I like these junior ones because the focus is on just two letters per page. There are also numbers in the book. I always go through drawing with your finger first on different surfaces (desk, carpet, skin, fabric) to get the kinesthetic going before picking up the pen to trace (I don't do pencil - broken pencils do my head in, and pencils are for maths and drawing). I am big on kids starting letters in the right place and these books really reinforce that.
The senior book starts with printing, moves on to flicking and then linking. There is also a focus on signs and addressing envelopes. It has assessment stops on the way and a page of tips to do your best writing posture. I also school my lefties on some tips to make things easier, and all of them on how to do slope.
I also have another book for kids who are not ready for the senior book and some cards I have created myself for printing, flicking and linking to carry on with when the sheets are finished for the week but they still have handwriting time.
I also have it so I can use it on a Smartboard or ActivBoard or Mimio. I usually leave examples of the letter expectations on the board during the week.
Success Sheets is from a book I came across in my first year called Success that in the odd school may be on a dusty shelf in the Teacher Resource Room. It covers alphabetical order, vowels and consonants, dictionary skills, phonics for long and short vowels, phonics for vowel combination, blends and dipgraphs, prefixes and suffixes, various spelling rules, punctuation rules, editing..... It has four levels and combines puzzles and colouring activities as well. It was developed by former principal Murray Meecham (not sure of the correct spelling) and I do not know if it is still in print or available, but I think they are great. We mark as a group using the interactive board so the kids can come up and write things too and we can discuss the challenges and successes we had together.
Word Families is pretty much doing activities focused on word families in the traditional sense. It many involve games, brainstorming.... I kind of based it loosely on Chunk, Check, Cheer.
Poet's Patch is a box of poems, usually on the theme, but can be a mixed box, available for independent reading and practising the performance of delivering an oral presentation. I also introduce other activities such as these on occasion:
Chunks is fairly similar to Word Families. You can google for endless activities for this. I do have a magnetic set of word families that are fun. But I prefer that activity done under teacher aide supervision otherwise the magnets end up everywhere but where they should be when packed up.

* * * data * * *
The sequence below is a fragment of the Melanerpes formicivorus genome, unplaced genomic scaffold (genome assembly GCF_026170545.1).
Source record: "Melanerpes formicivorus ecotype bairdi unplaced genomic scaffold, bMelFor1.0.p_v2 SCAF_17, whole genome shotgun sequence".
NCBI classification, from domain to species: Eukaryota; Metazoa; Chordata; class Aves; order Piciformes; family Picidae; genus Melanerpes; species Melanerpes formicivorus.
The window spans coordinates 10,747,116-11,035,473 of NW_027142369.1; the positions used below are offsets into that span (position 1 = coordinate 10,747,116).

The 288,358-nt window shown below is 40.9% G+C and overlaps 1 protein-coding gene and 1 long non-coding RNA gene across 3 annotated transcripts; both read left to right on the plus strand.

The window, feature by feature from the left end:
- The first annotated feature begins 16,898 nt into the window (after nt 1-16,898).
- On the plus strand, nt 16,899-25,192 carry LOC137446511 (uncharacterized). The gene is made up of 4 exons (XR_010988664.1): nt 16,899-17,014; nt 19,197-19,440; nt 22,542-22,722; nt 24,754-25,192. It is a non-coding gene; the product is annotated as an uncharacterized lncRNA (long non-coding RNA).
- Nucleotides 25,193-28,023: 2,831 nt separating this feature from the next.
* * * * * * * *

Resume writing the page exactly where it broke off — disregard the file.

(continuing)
You Must Be Joking is where I have jokes. The "question" part of the joke is written on one card, the "answer" part of the joke is on another card. They have to match the two to each other. When they do, they write the joke on a piece of paper, date and sign it and glue it into the "You Must Be Joking" book. Good for middle primary, Years 3-5. The jokes are usually based on the theme, like I have heaps of space jokes, animal jokes, sports jokes, and lots of school jokes for the beginning of the year.
Punctuation is pretty worksheet based. There are a lot of books out there that you can use to teach how to use punctuation and do editing. I have worksheets from various books that I use for this.
Here is an example of a worksheet I use mostly with younger students and we mark together using the interactive board as with the Success Sheets.
Even though it is a sheet I would use with younger students, it never ceases to amaze me how many times I have to use this with older students to reinforce that all teachers expect them to be using these and correctly.
For Antonyms I have a book with worksheets, but there are also some cool games out there that the kids can play. I would also use brainstorming and illustrating for this, and matching the antonyms on a wall display or in a game.
Research would give the students the opportunity to take time to research independently for the topic study.
Make It is when I want the students to make something. When we did Charlie and the Chocolate Factory the Make It activities included making a golden ticket using gold paper (that is like gold to get!), the boat from the chocolate river out of pink play dough, and constructing a factory from boxes. When we do the Rugby World Cup, Olympics or the Commonwealth Games it could mean making medals, flags, national costumes, etc.
You Choose allows the children to choose which piece of work they want to work on. It may be something they are close to finishing and want done, or it maybe something they are far behind on, or something in between. The purpose is to instill some personal responsibility.
Sometimes I use You Choose to have a variety of activities in the box to choose from to complete to do with the topic.
Puzzles can mean jigsaw puzzles (great for younger students) or things like crosswords, wordfinds, mazes, brainteasers, wordplay, what is different in these pictures, kims game, matching games etc. I usually have it topic based.
Life Education Books is for when Harold and the Life Education team is part of our learning programme.
NIE is for Newspapers in Education from Fairfax newspapers like the Waikato Times which I sometimes get to support a topic. Occasionally we got newspapers focused on road safety, so I worked Road Safety in to the Tumble at that time.
Fluency Boxes is for when I want them to read for practise using books we have already used in guided reading and a reading level or so below.
Fantastic Facts is kind of a fun research thing. They use the books for the topic and find an interesting fact that stands out for them. They write it on a piece of paper, date and sign it and glue it into the Fantastic Facts book. It is hilarious to go through and see what they have written at the end of the topic.